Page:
In Los Angeles, the El Pueblo de Los Angeles State Historic Park honored the pobladores in the 1950s with a plaque, but it was mysteriously removed. In a Los Angeles Times report, it was suggested that the removal of the plaque was racially motivated. However, in 1981 during the city’s bicentennial, the plaque was replaced. Research more about the start of the “City of Angles” and share with your babies. Make it a champion day!

August 22 1791- Toussaint L’Ouverture

GM – FBF – On this day in our History, the peoples of a small Island refused to be treated like slaves and fought for their freedom. Since this was the first time it has happened successfully in the Western Hemisphere, the word got out to other European slave owners to start taking harsher measures toward their property or they too will be in battled with the Africans. Once this Island nation was free an embargo went out to most countried not to conduct any trade with them. As you know if you live on an Island trade is Important to your survival. Let’s take a closer look at this story. Enjoy!

Remember – “Citizens, not less generous than myself, let your most precious moments be employed in causing the past to be forgotten; let all my fellow-citizens swear never to recall the past; let them receive their misled brethren with open arms, and let them, in future, be on their guard against the traps of bad men.” – Toussaint Louverture

Today in our History – August 22, 1791 – “The “Night of Fire” in which slaves revolted by setting fire to plantation houses and fields and killing whites. 
Known to his contemporaries as “The Black Napoleon,” Toussaint L’Ouverture was a former slave who rose to become the leader of the only successful slave revolt in modern history that created an independent state, the Haitian Revolution.

Born into slavery on May 20, 1743 in the French colony of Saint Dominque, L’Ouverture was the eldest son of Gaou Guinon, an African prince who was captured by slavers. At a time when revisions to the French Code Noir (Black Code) legalized the harsh treatment of slaves as property, young L’ Overture instead inspired kindness from those in authority over him. His godfather, the priest Simon Baptiste, for example, taught him to read and write. Impressed by L’Ouverture, Bayon de Libertad, the manager of the Breda plantation on which L’Ouverture was born, allowed him unlimited access to his personal library. By the time he was twenty, the well-read and tri-lingual L’Ouverture—he spoke French, Creole, and some Latin—had also gained a reputation as a skilled horseman and for his knowledge of medicinal plants and herbs. More importantly, L’Ouverture had secured his freedom from de Libertad even as he continued to manage his former owner’s household personnel and to act as his coachman. Over the course of the next 18 years, L’Ouverture settled into life on the Breda plantation marrying fellow Catholic Suzanne Simon and parenting two sons, Isaac and Saint-Jean.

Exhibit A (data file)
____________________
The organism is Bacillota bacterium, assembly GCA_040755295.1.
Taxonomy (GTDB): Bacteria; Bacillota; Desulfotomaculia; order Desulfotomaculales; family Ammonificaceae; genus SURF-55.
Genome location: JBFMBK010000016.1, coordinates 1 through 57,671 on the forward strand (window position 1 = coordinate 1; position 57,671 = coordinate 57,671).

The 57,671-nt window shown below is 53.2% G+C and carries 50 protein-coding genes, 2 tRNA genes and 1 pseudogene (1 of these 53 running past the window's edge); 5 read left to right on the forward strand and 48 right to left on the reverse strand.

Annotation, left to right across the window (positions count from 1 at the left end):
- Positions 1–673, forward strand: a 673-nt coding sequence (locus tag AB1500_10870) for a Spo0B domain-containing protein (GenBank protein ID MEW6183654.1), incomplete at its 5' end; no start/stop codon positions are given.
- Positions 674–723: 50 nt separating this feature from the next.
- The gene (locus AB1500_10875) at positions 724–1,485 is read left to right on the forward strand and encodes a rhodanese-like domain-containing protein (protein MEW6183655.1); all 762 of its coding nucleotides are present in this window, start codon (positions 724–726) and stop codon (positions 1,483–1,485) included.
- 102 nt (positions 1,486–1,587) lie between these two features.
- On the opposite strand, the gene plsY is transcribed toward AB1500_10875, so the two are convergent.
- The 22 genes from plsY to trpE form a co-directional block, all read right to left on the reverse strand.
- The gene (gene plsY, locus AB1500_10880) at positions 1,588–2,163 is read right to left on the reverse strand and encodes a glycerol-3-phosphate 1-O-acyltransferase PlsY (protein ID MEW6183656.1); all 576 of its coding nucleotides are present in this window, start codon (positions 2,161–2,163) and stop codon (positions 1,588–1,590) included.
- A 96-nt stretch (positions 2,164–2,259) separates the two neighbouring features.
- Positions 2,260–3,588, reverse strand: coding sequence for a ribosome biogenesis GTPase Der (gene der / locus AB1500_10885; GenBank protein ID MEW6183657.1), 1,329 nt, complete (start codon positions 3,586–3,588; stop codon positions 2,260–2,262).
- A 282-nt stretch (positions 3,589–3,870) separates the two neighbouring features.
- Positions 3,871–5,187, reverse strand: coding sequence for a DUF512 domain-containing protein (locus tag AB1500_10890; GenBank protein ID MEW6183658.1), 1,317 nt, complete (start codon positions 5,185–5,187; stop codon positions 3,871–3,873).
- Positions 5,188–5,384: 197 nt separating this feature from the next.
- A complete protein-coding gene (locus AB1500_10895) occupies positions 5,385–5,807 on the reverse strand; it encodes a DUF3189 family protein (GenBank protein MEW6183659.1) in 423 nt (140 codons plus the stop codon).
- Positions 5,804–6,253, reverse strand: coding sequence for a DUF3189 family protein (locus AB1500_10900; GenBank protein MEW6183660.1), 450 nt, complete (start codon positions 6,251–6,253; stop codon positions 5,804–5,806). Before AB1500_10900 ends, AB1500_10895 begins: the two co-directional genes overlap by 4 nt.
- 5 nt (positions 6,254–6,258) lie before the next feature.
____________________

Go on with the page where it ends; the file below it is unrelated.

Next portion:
The events of August 22, 1791, the “Night of Fire” in which slaves revolted by setting fire to plantation houses and fields and killing whites, convinced the 48-year-old L’Ouverture that he should join the growing insurgency, although not before securing the safety of his wife and children in the Spanish-controlled eastern half of the island (Santo Domingo) and assuring that Bayon de Libertad and his wife were safely onboard a ship bound for the United States.

Inspired by French Revolutionary ideology and angered by generations of abuse at the hands of white planters, the initial slave uprising was quelled within several days, but ongoing fighting between the slaves, free blacks, and planters continued. Although he was free, L’Ouverture joined the slave insurgency and quickly developed a reputation first as a capable soldier and then as military secretary to Georges Biassou, one of the insurgency’s leaders. When the insurgency’s leadership chose to ally itself with Spain against France, L’Ouverture followed. Threatened by Spain and Britain’s attempts to control the island, the French National Convention acted to preserve its colonial rule in 1794 by securing the loyalty of the black population; France granted citizenship rights and freedom to all blacks within the empire.

Following France’s decision to emancipate the slaves, L’Ouverture allied with France against Spain, and from 1794 to 1802, he was the dominant political and military leader in the French colony. Operating under the self-assumed title of General-in-Chief of the Army, L’Ouverture led the French in ousting the British and then in capturing the Spanish controlled half of the island. By 1801, although Saint Dominque remained ostensibly a French colony, L’Ouverture was ruling it as an independent state. He drafted a constitution in which he reiterated the 1794 abolition of slavery and appointed himself governor for “the rest of his glorious life.”

L’Ouverture’s actions eventually aroused the ire of Napoleon Bonaparte. In 1802 Napoleon dispatched his brother-in-law, Charles Leclerc, to capture L’Ouverture and return the island to slavery under French control. Captured and imprisoned at Fort de Joux in France, L’Ouverture died of pneumonia on April 7, 1803. Independence for Saint Dominque would follow one year later under the leadership of Jean-Jacques Dessalines, one of L’Ouverture’s generals. Research more about this Island and its people and share with your babes and make it a champion day!